An arraignment is the first court appearance after being charged with a criminal offense. During the arraignment, you will be informed of the charges against you and will have the opportunity to enter a plea (guilty, not guilty, or no contest). This is also when the issue of bail will be addressed.
There are two primary outcomes of bail at the arraignment:
Table of Contents
Required To Pay Bail
If the judge determines that you pose a flight risk or a danger to the community, they may require the payment of bail to secure your release from custody.
Assessing the Risk of Additional Crimes
When setting the bail amount, the judge will assess if the individual poses a risk of committing additional crimes if released on bail. Factors that may influence the judge’s assessment include:
- The nature and severity of the charges
- Your criminal history
- Any history of failing to appear in court
- Your ties to the community, including employment and family connections
- The potential danger to the community or specific individuals
The judge will weigh these factors to determine an appropriate bail amount that balances your right to reasonable bail with the need to protect public safety.
Bail Amount and Changed Circumstances
Once the bail amount is set, it typically remains unchanged unless the defense attorney can demonstrate a change in circumstances that warrants a modification. A change in circumstances may include:
- New evidence that weakens the case against you
- A change in your situation, such as a new job or stable housing
- The dismissal of one or more charges that contributed to a high bail amount
- The discovery of errors or improprieties in the initial bail determination
This list is not exhaustive, as there may be other circumstances that could result in a changed bail amount.
Release on Your Own Recognizance
Another common outcome of the arraignment is to be released on your own recognizance (ROR). This means that you will be released from custody without having to post bail, based on the promise that you will return for future court appearances.
ROR is typically used in first-time misdemeanor cases and other non-violent offenses where the defendant poses a low flight risk and has no significant criminal history. This results in an immediate release from custody.
Potential ROR Bail Conditions
While ROR allows you to be released without posting bail, it comes with certain conditions you must follow. These conditions aim to ensure compliance with the legal process and reduce the risk of reoffending. Some common bail conditions for ROR may include:
- Electronic monitoring (such as a GPS ankle bracelet)
- Alcohol monitoring (through devices like a SCRAM bracelet or random testing)
- Enrollment in treatment programs (for substance abuse or anger management, for example)
- Compliance with a protective order, if applicable
When granted ROR, you must sign a release agreement, a legally binding document that outlines the conditions of your release. The release agreement typically requires you to:
- Promise to appear for all future court dates
- Comply with any conditions set by the court
- Not leave the state without permission from the court
- Waive extradition, meaning you agree to be returned to the jurisdiction if you flee and are apprehended in another state or country
By signing the release agreement, you acknowledge and accept the obligations associated with your ROR.
Benefits of ROR
If successful, ROR can provide several benefits to you, including:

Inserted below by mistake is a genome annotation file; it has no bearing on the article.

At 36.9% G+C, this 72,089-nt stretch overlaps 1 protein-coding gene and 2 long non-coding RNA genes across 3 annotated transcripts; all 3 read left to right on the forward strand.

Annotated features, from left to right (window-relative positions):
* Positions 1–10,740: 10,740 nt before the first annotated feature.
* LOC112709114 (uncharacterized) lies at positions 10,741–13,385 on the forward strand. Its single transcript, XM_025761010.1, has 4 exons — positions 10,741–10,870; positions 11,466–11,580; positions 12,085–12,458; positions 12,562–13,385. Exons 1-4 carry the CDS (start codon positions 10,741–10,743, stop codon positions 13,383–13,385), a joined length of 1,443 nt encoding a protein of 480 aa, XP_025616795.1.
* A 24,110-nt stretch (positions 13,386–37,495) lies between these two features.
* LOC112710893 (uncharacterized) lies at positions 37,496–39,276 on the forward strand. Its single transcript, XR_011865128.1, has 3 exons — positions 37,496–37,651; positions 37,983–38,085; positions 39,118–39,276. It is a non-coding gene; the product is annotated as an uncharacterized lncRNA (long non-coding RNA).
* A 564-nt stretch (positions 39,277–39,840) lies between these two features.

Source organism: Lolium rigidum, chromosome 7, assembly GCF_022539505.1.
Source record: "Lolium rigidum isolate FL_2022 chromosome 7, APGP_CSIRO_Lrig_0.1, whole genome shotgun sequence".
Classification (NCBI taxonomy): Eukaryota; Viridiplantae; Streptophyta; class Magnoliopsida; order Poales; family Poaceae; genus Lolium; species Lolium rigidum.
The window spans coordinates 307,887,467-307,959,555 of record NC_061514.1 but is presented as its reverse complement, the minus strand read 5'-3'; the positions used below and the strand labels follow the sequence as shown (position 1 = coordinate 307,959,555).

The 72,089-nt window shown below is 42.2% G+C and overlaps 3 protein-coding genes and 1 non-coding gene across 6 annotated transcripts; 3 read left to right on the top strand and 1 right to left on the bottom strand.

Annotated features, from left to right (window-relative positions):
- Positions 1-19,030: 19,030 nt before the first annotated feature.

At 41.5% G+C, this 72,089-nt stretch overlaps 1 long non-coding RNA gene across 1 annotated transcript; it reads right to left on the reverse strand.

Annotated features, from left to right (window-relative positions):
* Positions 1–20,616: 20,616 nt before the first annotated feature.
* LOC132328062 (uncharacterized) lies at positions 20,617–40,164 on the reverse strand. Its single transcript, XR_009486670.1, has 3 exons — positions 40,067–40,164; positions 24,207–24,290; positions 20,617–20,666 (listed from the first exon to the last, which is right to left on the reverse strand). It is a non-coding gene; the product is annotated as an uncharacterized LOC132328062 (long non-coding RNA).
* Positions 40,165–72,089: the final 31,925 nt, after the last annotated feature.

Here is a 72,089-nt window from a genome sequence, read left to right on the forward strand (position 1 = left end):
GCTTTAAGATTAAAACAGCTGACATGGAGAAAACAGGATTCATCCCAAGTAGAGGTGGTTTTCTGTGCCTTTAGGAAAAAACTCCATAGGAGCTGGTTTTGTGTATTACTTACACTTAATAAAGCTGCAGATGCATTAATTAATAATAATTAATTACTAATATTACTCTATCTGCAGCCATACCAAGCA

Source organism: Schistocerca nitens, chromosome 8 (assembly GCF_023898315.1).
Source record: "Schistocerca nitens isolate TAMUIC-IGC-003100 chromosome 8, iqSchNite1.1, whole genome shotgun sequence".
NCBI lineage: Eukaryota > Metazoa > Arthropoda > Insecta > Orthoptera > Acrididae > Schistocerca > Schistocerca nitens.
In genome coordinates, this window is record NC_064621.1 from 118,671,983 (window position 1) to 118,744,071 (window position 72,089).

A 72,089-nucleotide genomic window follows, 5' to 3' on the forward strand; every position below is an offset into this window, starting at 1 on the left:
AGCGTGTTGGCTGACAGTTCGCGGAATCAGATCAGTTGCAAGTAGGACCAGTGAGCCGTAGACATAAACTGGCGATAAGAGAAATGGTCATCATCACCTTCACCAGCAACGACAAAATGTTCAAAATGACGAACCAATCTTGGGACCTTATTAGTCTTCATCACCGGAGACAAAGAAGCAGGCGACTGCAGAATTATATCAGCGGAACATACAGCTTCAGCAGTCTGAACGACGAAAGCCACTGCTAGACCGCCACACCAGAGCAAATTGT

- Immediate release from custody, allowing you to return to work and your daily life
- Reduced stress and a better ability to focus on building a strong defense
- The potential for more lenient bail conditions when represented by an experienced lawyer
ROR is generally the best outcome you can receive in terms of bail.
The Role of a Defense Attorney in Bail Reduction Motions
In California criminal cases, a lawyer can file a bail reduction motion, arguing that the current bail amount is excessive and should be lowered.
A skilled defense attorney can:
- Identify any changed circumstances that may warrant a bail reduction.
- Gather evidence to support the bail reduction motion, such as character references, employment verification, or proof of stable housing.
- Present a persuasive argument to the court, demonstrating that you are not a flight risk or a danger to the community.
- Advocate for alternative release conditions, such as electronic monitoring or supervised release, that can provide additional assurance to the court while reducing the financial burden on you.
An experienced attorney can make all the difference in securing a favorable outcome.
Penalties for Failure To Appear While on Bail
If you fail to appear in court while released on bail or ROR, you may face severe consequences. These penalties depend on the nature of the charges you were initially facing:
If you were charged with a misdemeanor and released on bail or ROR, failure to appear can result in:
- Misdemeanor probation
- Up to six months in county jail
- A fine of up to $1,000
These consequences are in addition to those that correspond with the actual crime(s) you’ve been charged with.
If you are facing felony charges and were released on bail or ROR, the penalties for failure to appear are more severe:
- Felony probation
- Up to a year in county jail or up to three years in state prison
- A fine of up to $5,000
Here, too, the penalties can apply in addition to those imposed upon conviction of the underlying crime(s).
Reach Out for Legal Help From a Trusted San Diego Criminal Defense Attorney
Having an experienced San Diego criminal lawyer on your side can significantly impact your ability to obtain ROR and navigate the complexities of the legal system. If you or a loved one is facing a criminal charge or have questions about bail, contact Blair Defense Criminal Lawyers today to schedule a free consultation.